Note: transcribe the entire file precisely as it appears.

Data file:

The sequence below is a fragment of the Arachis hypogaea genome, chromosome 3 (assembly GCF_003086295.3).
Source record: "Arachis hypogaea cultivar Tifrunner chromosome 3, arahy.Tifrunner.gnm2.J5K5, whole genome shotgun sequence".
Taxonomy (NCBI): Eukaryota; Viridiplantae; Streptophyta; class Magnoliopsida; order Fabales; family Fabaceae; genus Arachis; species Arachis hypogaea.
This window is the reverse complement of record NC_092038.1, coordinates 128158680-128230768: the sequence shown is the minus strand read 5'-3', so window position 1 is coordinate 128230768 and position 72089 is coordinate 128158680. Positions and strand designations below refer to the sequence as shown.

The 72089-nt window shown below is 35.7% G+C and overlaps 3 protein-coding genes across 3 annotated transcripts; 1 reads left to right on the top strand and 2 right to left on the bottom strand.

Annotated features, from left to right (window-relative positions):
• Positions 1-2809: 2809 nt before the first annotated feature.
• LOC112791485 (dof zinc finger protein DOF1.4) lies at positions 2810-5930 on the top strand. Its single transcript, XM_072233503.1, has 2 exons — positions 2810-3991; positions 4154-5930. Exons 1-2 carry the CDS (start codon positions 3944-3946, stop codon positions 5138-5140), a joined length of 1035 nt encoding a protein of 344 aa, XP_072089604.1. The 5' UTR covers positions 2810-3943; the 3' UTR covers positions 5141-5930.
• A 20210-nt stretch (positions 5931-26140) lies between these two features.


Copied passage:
The sequence below is a fragment of the Arachis hypogaea genome, chromosome 3 (assembly GCF_003086295.3).
Source record: "Arachis hypogaea cultivar Tifrunner chromosome 3, arahy.Tifrunner.gnm2.J5K5, whole genome shotgun sequence".
Taxonomy (NCBI): Eukaryota; Viridiplantae; Streptophyta; class Magnoliopsida; order Fabales; family Fabaceae; genus Arachis; species Arachis hypogaea.
This window is the reverse complement of record NC_092038.1, coordinates 128158680-128230768: the sequence shown is the minus strand read 5'-3', so window position 1 is coordinate 128230768 and position 72089 is coordinate 128158680. Positions and strand designations below refer to the sequence as shown.

The 72089-nt window shown below is 35.7% G+C and overlaps 3 protein-coding genes across 3 annotated transcripts; 1 reads left to right on the top strand and 2 right to left on the bottom strand.

Annotated features, from left to right (window-relative positions):
• Positions 1-2809: 2809 nt before the first annotated feature.
• LOC112791485 (dof zinc finger protein DOF1.4) lies at positions 2810-5930 on the top strand. Its single transcript, XM_072233503.1, has 2 exons — positions 2810-3991; positions 4154-5930. Exons 1-2 carry the CDS (start codon positions 3944-3946, stop codon positions 5138-5140), a joined length of 1035 nt encoding a protein of 344 aa, XP_072089604.1. The 5' UTR covers positions 2810-3943; the 3' UTR covers positions 5141-5930.
• A 20210-nt stretch (positions 5931-26140) lies between these two features.